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ProjectBlog: Ethics of Facial Recognition: How to Make Business Uses Fair and Transparent

Blog: Ethics of Facial Recognition: How to Make Business Uses Fair and Transparent


With the growing popularity of computer vision and facial recognition, businesses strive to adopt innovations to keep heads above water. As Accenture’s data scientists report, in such areas as security, customer interactions, retail, marketing, etc., they predict the future full of tech invasion, no less.

In this future, different scenarios are possible. It spurs inevitable discussions. That way it was with Amazon’s Recognition when a group of stakeholders expressed worries about potential abuses of the facial recognition technology for surveillance purposes. And not in vain.

Commonly, the main argument for implementing AI-based innovations, e.g., facial recognition, is the intention to increase the ROI. This situation can’t but raise ethical questions.

Are there always sufficient grounds for adopting a face recognition system and how should organizations tackle the downsides of it? It’s time to figure things out.

Building AI for a reason, not just because one can

The popularity of AI gained momentum after the conference in 1965 when a scientific community first united to study ways to replicate a human brain and enable machines to undertake activities only humans could do. Since that time, computational power and positive experience in the field of data science has dramatically scaled up.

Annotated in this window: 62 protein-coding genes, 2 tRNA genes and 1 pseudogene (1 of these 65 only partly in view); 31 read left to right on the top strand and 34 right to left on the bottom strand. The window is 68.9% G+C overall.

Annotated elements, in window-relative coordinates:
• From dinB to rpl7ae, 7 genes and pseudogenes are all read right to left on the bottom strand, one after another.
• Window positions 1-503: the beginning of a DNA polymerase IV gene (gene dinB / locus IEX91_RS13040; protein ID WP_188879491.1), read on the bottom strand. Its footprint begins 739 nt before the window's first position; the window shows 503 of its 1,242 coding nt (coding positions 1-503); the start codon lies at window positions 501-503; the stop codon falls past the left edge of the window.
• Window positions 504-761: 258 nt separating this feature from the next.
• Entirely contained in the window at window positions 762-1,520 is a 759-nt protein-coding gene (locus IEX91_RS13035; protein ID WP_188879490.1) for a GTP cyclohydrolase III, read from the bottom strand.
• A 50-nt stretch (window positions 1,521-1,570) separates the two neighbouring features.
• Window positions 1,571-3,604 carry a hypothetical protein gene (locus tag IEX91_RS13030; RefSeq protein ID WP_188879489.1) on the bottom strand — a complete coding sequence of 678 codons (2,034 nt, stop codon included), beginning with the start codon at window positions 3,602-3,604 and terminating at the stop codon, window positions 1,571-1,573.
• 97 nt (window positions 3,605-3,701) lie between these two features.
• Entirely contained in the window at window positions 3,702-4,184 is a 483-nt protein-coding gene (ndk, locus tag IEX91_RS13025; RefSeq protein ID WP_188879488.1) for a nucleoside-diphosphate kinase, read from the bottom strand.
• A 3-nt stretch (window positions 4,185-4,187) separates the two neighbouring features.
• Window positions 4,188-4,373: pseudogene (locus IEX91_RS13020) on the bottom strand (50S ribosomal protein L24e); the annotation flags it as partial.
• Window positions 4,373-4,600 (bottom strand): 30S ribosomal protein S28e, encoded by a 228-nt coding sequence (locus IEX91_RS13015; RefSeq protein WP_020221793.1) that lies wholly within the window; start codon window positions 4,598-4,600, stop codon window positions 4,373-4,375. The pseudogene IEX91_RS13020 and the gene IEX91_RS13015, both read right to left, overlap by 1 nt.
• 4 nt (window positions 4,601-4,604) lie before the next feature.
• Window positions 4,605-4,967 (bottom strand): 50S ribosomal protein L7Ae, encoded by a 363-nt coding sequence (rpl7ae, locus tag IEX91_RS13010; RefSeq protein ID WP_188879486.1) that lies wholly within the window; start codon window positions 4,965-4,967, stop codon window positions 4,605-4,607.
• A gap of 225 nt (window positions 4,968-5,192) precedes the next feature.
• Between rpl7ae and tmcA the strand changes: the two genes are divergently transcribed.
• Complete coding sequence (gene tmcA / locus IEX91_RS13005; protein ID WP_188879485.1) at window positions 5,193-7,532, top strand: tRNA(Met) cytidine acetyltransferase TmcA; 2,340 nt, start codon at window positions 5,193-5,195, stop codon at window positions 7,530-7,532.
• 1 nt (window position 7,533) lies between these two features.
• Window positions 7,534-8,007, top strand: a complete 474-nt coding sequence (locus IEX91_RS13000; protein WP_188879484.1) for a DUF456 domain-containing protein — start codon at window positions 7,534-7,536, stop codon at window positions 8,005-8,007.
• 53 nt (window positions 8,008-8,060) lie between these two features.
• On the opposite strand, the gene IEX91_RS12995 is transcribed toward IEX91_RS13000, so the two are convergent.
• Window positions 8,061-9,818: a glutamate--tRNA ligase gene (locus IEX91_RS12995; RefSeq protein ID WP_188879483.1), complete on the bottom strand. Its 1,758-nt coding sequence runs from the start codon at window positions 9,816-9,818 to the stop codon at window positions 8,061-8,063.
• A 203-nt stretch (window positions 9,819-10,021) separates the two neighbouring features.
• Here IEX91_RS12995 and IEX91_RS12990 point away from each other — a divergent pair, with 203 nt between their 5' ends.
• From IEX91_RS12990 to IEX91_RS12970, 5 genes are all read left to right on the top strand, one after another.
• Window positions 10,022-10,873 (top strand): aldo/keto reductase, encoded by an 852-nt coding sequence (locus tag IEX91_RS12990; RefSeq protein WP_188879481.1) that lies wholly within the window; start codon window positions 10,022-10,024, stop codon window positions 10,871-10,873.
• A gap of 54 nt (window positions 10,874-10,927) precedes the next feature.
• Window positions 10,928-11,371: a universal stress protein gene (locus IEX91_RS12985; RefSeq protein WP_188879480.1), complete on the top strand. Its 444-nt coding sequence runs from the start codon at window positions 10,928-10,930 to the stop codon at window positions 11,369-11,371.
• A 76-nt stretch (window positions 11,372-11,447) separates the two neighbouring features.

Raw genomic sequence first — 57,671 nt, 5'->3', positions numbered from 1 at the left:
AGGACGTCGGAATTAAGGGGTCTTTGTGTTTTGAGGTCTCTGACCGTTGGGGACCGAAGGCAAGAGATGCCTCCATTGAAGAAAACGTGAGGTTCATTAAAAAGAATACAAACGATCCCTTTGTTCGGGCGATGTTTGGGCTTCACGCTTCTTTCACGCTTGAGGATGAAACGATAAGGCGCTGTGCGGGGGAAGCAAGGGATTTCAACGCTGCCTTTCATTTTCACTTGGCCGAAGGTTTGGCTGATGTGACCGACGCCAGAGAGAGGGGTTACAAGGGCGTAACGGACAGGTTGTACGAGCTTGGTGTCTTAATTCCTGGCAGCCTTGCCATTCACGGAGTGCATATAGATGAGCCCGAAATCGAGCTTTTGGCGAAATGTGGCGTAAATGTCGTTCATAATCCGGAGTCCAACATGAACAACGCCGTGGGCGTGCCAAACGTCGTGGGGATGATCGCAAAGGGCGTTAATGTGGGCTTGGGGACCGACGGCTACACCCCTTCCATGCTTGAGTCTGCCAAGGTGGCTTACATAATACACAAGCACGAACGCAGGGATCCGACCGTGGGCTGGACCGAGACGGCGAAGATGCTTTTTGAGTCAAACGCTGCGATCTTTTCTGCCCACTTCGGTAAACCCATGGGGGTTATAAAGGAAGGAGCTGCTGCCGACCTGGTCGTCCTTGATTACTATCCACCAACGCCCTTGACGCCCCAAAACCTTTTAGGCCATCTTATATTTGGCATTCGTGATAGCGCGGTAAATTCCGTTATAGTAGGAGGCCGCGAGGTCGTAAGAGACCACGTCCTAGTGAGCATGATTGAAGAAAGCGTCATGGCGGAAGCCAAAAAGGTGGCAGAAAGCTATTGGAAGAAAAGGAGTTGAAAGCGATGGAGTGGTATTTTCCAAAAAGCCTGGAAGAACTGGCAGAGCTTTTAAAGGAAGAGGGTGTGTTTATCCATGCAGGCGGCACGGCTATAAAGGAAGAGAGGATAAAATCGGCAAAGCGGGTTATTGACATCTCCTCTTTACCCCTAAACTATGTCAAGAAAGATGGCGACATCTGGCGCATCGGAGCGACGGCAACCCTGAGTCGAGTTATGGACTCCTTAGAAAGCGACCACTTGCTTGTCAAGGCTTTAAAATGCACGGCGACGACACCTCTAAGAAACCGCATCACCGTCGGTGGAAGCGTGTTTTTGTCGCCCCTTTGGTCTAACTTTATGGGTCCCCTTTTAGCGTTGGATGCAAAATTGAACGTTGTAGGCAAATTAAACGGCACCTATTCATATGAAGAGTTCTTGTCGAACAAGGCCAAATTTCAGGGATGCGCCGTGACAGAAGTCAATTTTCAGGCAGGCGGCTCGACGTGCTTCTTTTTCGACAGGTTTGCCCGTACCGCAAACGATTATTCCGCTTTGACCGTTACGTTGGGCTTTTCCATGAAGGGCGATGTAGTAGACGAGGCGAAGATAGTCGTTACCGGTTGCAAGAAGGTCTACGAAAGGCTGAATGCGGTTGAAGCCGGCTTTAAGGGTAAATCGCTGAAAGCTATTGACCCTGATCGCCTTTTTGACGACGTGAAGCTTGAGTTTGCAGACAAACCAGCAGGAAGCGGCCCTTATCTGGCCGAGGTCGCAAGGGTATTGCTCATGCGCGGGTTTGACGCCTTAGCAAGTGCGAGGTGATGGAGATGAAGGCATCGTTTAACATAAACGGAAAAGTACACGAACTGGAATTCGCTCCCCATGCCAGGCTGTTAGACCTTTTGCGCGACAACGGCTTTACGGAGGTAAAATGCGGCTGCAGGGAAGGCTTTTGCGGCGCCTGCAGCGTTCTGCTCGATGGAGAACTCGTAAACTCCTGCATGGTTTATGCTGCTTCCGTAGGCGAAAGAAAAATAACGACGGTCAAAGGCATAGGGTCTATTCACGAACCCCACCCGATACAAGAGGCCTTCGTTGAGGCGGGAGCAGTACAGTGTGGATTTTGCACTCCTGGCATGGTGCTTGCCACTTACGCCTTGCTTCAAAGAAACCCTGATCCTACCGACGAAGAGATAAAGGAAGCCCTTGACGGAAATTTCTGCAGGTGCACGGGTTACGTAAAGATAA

To date, latest tech stack, AI libraries and frameworks allow programmers to build a broad range of AI-based solutions and applications that fit various business needs. While using some provided tech stack, they may pay insufficient attention to the core principles of development. That is to say, ethical principles. Too many of them can create quality applications, but few ask themselves about the ethical aspects of building something novel.

As one of the world leaders in the field of facial recognition, Microsoft expresses concern about the ethics of AI. They have figured out 6 core principles to help make the development more meaningful.

6 pillars of ethical uses

Sharing his view, Brad Smith, Microsoft, said, “Advanced technology no longer stands apart from society…, our personal and professional lives. This means the potential uses of facial recognition are myriad.” The technology is capable of influencing not only business development strategies but also communications, day-to-day personal life, routine tasks, the reputation of one or another organization on the market as well as its reputation among employees.

Some cases of using facial recognition technology brought to light algorithmic bias and raised doubts about transparency and legitimacy. Let’s take for instance the image recognition algorithms in Google Photosthat uncovered racial biases or the face-scanning system in Orlando International Airportthat raised concern over the accuracy of scanning and the fact that there are no strict regulations on how to work with passengers who were misidentified. Given all this, it seems wise to keep an eye on observing guidelines while creating and using facial recognition systems. And here are 6 fundamental ones: